Web-Based Simulation with Sim4edu Omega-Epsilon

How to create and run a web-based simulation with the Sim4edu Omega-Epsilon Simulator

Gerd Wagner

Thanks to Luis Gustavo Nardin for his valuable feedback that helped to improve this tutorial.

Published 2017-06-24

Abstract

This article shows how to create, and run, a discrete event simulation model with the JavaScript-based Sim4edu Omega-Epsilon Simulator, which implements the Object-Event Simulation Language OESL, representing a general Discrete Event simulation approach based on the object-event worldview. In OESL, a model normally defines various types of objects and events, but OESL also supports models without events, using pure fixed-increment time progression corresponding to implicit time events ("ticks"), which is a popular approach in social science simulation.

This tutorial is available in the following formats: HTML PDF


Table of Contents

1. Introduction to Object-Event Modeling and Simulation
1.1. Making a Conceptual Model
1.2. Making an Information Design Model
1.3. Making a Process Design Model
2. Making Simulations with Sim4edu Omega-Epsilon
2.1. Simulation Time
2.2. Simulation Models
2.3. Simulation Scenarios
2.4. Statistics
2.5. Accessing Objects
2.6. Animation

1. Introduction to Object-Event Modeling and Simulation

Simulation is used widely today: in many scientific disciplines for investigating specific research questions, in engineering for testing the performance of designs, in education for providing interactive learning experiences, and in entertainment for making games.

For simulating a dynamic system one can model it in terms of

  1. the types of objects it is composed of,

  2. the types of events that are responsible for its dynamics,

  3. the discrete state changes of objects caused by the occurrence of an event of some type,

  4. the follow-up events caused by the occurrence of an event of some type,

  5. the continuous state changes of objects (described with the help of mathematical functions).

Many dynamic systems are examples of discrete event systems (or discrete dynamic systems), which consist of:

  • objects (of various types) whose states may be changed by

  • events (of various types) occurring at some point in time.

This means that in order to model a discrete event system, we have to

  1. describe its object types and event types (in an information model);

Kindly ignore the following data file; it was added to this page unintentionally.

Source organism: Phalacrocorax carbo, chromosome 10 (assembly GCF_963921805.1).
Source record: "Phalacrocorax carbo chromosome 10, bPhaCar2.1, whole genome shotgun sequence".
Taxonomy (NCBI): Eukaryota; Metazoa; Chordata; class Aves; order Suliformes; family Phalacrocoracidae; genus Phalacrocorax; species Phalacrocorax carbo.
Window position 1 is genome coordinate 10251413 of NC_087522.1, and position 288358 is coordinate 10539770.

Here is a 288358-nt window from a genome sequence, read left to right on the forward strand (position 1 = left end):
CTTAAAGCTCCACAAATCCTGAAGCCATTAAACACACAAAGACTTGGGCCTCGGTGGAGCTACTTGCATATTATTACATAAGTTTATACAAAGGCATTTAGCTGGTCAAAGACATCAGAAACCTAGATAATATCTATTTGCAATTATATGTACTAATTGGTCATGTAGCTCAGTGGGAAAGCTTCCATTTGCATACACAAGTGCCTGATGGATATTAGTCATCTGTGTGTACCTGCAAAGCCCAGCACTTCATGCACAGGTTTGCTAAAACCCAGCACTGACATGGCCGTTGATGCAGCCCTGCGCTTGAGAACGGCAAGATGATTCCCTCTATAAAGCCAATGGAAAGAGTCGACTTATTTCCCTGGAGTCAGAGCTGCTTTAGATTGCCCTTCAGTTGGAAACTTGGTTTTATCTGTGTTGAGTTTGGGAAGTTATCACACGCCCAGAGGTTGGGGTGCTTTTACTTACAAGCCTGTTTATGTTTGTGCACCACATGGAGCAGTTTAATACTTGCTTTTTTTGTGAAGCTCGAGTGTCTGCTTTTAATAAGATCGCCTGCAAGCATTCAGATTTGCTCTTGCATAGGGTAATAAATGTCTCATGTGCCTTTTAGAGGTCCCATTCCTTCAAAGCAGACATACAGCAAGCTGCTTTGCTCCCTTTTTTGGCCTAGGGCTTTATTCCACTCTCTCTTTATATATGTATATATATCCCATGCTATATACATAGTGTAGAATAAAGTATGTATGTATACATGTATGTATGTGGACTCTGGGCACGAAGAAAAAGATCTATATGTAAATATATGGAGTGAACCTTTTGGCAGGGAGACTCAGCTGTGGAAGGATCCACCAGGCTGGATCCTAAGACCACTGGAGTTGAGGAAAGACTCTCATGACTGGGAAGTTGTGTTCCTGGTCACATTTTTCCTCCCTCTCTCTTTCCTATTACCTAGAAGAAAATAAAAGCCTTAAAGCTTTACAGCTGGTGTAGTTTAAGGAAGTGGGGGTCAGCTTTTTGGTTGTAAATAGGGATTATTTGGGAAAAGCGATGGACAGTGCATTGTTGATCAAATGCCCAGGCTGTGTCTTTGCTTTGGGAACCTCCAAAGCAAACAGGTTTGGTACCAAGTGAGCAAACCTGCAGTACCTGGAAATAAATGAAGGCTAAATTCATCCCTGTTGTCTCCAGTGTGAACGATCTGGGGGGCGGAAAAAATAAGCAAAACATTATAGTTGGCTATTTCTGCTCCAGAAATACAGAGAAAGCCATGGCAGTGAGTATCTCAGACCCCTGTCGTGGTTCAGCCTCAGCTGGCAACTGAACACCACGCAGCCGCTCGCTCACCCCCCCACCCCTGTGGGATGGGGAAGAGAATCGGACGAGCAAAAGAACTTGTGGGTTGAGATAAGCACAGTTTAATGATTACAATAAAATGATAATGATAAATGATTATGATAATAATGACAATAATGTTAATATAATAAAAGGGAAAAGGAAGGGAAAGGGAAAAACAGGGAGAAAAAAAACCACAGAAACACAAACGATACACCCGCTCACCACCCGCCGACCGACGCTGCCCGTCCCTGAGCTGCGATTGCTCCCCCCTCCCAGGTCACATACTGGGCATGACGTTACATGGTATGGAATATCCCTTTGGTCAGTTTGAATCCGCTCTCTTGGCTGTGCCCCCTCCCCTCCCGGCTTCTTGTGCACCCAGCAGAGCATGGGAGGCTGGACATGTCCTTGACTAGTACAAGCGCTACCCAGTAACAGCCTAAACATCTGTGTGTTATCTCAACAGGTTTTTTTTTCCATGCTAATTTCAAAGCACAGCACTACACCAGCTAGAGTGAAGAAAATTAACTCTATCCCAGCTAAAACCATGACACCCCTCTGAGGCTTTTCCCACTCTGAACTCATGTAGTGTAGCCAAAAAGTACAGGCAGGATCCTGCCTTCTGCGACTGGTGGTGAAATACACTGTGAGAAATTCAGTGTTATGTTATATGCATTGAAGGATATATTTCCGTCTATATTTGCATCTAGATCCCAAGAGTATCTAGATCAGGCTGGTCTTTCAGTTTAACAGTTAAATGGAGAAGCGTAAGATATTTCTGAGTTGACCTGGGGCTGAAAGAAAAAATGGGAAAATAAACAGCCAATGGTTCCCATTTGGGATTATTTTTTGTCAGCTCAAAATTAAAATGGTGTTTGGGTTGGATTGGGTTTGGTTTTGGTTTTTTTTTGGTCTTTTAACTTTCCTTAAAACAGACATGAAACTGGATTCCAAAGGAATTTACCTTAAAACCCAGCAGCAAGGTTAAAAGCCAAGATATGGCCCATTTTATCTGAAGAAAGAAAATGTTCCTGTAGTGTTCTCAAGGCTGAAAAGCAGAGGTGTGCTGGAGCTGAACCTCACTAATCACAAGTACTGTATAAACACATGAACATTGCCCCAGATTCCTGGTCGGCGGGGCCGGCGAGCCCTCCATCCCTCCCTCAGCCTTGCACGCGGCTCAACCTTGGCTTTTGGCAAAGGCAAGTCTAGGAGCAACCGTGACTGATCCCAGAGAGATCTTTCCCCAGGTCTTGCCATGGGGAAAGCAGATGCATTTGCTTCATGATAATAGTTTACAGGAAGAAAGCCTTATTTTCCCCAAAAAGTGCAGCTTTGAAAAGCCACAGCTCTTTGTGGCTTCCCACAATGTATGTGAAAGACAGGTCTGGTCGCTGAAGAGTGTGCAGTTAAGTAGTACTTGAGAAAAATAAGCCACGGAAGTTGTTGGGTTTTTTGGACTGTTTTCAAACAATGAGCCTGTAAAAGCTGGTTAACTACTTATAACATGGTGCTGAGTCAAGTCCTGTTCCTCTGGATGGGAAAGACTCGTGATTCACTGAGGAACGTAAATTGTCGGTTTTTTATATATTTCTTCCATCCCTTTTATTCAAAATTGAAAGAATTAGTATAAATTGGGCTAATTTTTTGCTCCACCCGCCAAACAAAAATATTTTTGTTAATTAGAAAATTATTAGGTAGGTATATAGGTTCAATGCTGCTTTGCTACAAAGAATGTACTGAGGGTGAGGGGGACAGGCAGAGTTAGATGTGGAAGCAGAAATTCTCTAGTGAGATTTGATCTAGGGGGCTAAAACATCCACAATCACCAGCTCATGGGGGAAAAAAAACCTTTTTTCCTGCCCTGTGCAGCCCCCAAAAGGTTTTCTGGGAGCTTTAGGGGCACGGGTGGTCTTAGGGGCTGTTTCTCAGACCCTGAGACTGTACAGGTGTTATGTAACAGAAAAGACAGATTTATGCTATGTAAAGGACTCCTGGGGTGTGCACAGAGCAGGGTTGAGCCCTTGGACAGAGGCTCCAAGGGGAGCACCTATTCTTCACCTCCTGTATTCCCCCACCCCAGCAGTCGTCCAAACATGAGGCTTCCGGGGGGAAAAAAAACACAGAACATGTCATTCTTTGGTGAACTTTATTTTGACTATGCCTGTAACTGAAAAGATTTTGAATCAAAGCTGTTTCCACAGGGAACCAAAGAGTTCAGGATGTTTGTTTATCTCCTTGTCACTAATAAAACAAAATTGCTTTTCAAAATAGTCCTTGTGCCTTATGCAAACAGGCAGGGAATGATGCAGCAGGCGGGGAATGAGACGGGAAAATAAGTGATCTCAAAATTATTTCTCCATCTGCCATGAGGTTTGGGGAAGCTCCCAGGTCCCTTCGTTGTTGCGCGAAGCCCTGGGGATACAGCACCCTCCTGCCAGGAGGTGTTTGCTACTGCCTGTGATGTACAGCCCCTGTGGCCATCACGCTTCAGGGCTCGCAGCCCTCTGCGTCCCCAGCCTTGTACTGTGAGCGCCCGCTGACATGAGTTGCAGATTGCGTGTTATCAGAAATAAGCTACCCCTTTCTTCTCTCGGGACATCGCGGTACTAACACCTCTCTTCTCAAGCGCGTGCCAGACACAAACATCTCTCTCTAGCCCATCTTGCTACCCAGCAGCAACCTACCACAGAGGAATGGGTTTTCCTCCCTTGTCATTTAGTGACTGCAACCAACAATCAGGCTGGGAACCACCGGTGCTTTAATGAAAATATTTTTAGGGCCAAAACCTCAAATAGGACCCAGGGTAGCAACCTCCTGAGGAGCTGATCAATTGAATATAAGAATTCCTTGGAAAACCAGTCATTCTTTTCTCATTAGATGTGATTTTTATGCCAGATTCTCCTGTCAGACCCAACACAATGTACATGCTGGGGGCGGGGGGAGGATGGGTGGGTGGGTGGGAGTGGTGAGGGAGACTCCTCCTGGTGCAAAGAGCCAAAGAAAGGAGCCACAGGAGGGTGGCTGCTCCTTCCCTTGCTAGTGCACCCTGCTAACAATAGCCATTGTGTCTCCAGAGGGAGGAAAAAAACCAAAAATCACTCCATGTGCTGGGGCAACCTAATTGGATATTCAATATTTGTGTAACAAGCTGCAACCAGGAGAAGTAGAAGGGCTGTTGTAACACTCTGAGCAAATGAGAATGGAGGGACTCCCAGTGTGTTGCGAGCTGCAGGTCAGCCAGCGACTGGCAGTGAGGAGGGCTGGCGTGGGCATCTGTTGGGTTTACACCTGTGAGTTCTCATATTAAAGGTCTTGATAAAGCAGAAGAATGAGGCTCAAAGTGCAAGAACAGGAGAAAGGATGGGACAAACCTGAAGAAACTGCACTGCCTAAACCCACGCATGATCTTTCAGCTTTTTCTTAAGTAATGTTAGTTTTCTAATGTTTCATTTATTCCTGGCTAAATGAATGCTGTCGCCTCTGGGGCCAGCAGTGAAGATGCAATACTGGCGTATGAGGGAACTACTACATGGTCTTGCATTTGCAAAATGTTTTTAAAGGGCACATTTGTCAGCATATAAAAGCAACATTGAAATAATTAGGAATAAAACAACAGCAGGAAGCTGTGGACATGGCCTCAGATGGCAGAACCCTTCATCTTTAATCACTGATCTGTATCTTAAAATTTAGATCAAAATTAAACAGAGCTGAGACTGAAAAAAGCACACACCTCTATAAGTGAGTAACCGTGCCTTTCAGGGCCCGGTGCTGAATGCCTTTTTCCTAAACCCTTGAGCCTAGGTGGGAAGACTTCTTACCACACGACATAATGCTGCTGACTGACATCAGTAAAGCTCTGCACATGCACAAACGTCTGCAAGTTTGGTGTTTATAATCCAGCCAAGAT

2. specify, for any event type, the state changes of objects and the follow-up events caused by the occurrence of an event of that type (in a process model).

1.1. Making a Conceptual Model

Let's look at an example. We model a system of one or more service desks, each of them having its own queue, as a discrete event system:

  • Customers arrive at a service desk at random times.

  • If there is no other customer in front of them, and the service desk is available, they are served immediately, otherwise they have to queue up in a waiting line.

  • The duration of services varies, depending on the individual case.

  • When a service is completed, the customer departs and the next customer is served, if there is still any customer in the queue.

The potentially relevant object types of the problem domain are:

  • Customer,

  • ServiceDesk,

  • WaitingLine,

  • ServiceClerk, if the service is performed by (one or more) clerks.

The potentially relevant event types are:

  • CustomerArrival,

  • StartOfService,

  • EndOfService,

  • CustomerDeparture.

1.2. Making an Information Design Model

When making a simulation model, the right degree of abstraction depends on the purpose of the model. But abstracting away from too many things may make a model too unnatural and not sufficiently generic, implying that it cannot be easily extended to model additional features (such as more than one service desk).

In the case of our example, if the purpose of the simulation model is to compute the service utilization and the maximum queue length, only, then we may abstract away from the following object types:

  • Customer: we don't need any information about individual customers.

  • WaitingLine: we don't need to know who is next, it's sufficient to know the length of the queue.

  • ServiceClerk: we don't need any information about the service clerk(s).

Notice that, for simplicity, we consider the customer that is currently being served to be part of the queue. In this way, in the simulation program, we can check if the service desk is busy by testing if the length of the queue is greater than 0. Consequently, we can model the system state in terms of (one or more) ServiceDesk objects having only one property: queueLength (a non-negative integer).

We also look for opportunities to simplify our event model by dropping event types that are not needed, e.g., because their events temporally coincide with events of another type. This is the case with EndOfService and CustomerDeparture events. Consequently, we can drop the event type EndOfService.

There are two situations when a new service can be started: either when the waiting line is empty and a new customer arrives, or when the waiting line is not empty and a service ends. Therefore, any StartOfService event immediately follows either a CustomerArrival or a CustomerDeparture event, and we may abstract away from the StartOfService event and drop it from the model.

So we only need to model two event types: CustomerArrival and CustomerDeparture.